A view outside a Kohl’s store in Miramar, Florida.
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A US senator from Wisconsin is urging Kohl’s not to accept any takeover offers that could precede a bankruptcy filing or threaten the jobs of workers in the retailer’s home state.
Sen. Tammy Baldwin, a Democrat, sent a letter to Kohl’s board on Thursday asking the company to reject proposals that would dramatically increase debt levels, separate assets or increase payments to shareholders at the expense of reinvestment in the business.
“I ask that you carefully consider the long-term strategy of each proposal and reject any offer that proposes a sale-leaseback, increasing the risk of bankruptcy or jeopardizing the jobs and retirement security of thousands of Wisconsin workers. “Baldwin said in the letter, which was seen by CNBC.
A representative for Kohl’s did not immediately respond to CNBC’s request for comment.
On Monday, after months of pressure from activists to consider a sale, Kohl’s confirmed it had received several preliminary offers from parties interested in acquiring the department store chain. Kohl’s did not offer specific names of these bidders. An offer has come from Canadian retail conglomerate Hudson’s Bay Co., a person familiar with the matter said. Separately, reports have indicated that private equity firm Sycamore Partners is considering a bid. Spokespersons for HBC and Sycamore declined to comment.
Kohl’s has already rejected an offer – from Acacia Research, backed by Starboard – to acquire the company for a price of $64 per share. Kohl deemed the deal too low, but has since been working with bankers at Goldman Sachs to field other suitors. So far, he says he has engaged with more than 20 parties. Shares of Kohl’s opened Friday at $61.67, having risen about 24% since the start of the year. The stock fell slightly at midday.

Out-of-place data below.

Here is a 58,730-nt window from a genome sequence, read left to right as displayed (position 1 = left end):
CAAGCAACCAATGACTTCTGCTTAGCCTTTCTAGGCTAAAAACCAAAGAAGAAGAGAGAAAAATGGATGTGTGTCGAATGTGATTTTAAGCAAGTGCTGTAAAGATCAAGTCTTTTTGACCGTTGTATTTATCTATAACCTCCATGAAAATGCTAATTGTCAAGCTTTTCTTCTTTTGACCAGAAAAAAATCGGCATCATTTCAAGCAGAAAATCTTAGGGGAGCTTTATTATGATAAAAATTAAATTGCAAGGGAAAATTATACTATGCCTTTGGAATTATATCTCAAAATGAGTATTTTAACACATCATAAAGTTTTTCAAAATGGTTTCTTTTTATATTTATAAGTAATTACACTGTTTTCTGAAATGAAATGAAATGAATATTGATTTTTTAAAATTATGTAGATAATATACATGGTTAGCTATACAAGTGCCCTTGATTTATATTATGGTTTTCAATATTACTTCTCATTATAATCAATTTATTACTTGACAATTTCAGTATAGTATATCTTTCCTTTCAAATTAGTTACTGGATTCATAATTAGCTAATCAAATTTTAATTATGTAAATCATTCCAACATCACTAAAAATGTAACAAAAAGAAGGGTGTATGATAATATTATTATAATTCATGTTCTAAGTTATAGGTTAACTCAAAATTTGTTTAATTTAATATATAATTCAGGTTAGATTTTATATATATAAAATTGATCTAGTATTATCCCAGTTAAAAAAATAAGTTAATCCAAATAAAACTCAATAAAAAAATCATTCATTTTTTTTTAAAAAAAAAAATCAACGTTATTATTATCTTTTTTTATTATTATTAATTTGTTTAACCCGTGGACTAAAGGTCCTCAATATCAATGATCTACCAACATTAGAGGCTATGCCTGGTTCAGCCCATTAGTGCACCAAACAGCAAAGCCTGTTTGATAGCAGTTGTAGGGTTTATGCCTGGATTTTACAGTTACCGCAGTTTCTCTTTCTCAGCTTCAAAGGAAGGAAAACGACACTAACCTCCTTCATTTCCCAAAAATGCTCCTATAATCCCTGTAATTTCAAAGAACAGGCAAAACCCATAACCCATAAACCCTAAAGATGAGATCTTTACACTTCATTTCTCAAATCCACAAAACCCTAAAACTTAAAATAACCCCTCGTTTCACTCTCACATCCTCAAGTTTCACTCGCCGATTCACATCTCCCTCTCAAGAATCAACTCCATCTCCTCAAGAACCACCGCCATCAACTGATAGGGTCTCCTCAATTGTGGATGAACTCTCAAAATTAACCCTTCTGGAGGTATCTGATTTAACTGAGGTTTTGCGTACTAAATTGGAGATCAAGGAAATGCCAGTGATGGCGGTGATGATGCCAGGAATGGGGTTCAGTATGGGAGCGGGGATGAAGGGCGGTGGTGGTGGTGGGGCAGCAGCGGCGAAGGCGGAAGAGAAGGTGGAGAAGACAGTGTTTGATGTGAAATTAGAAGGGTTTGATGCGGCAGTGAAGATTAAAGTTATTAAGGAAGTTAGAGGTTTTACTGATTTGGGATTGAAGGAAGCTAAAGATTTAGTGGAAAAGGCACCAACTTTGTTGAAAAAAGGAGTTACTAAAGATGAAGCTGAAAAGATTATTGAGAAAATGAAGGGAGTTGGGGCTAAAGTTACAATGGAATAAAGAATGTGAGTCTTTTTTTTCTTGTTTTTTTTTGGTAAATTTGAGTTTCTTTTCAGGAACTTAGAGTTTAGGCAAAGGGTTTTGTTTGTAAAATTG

Private equity firms and hedge funds have repeatedly come under fire for pushing retailers out of business and hobbling employees. A 2019 report from United for respect calculated that more than 1.3 million Americans lost their jobs in the previous 10 years due to retail private equity ownership. He cited the Toys R Us and Sears bankruptcies as two examples.
Baldwin pointed out in his letter to Shopko, also based in Wisconsin, which found itself in debt after it was acquired by Sun Capital Partners in 2005 for about $1.1 billion. Shopko filed for bankruptcy in 2019 and was eventually liquidated after it was unable to find a buyer.
Senator Tammy Baldwin, Democrat of Wisconsin and Chair of the Senate Appropriations Subcommittee for Agriculture, Rural Development and the U.S. Food and Drug Administration (FDA), speaks at a hearing in Washington, D.C. DC, USA, Thursday, June 10, 2021.
Al-Draco | Bloomberg | Getty Images
All of Shopko’s approximately 3,000 employees in Wisconsin lost their jobs, Baldwin said. “Wisconsins are rightly concerned that history will repeat itself at Kohl’s.”
In total, Kohl’s had about 99,000 employees in 2021, including part-time workers during the holiday season. According to Baldwin, Kohl employs about 8,000 people in Wisconsin.
“I understand that you are under pressure from various investment funds that have recently purchased large blocks of Kohl’s outstanding stock,” the senator said. “I believe the demand that ‘their’ capital be returned through share buybacks is a sleight of hand that only serves to enrich shareholders in the short term.”
Kohl’s is to hold an annual meeting with shareholders on May 11.
In a letter to shareholders dated March 21, Kohl’s wrote, “While we have great confidence in our strategic plan, our Board of Directors is testing and measuring it against other alternatives. … The Board of administration is committed to following the path that it believes will maximize the shareholding value.”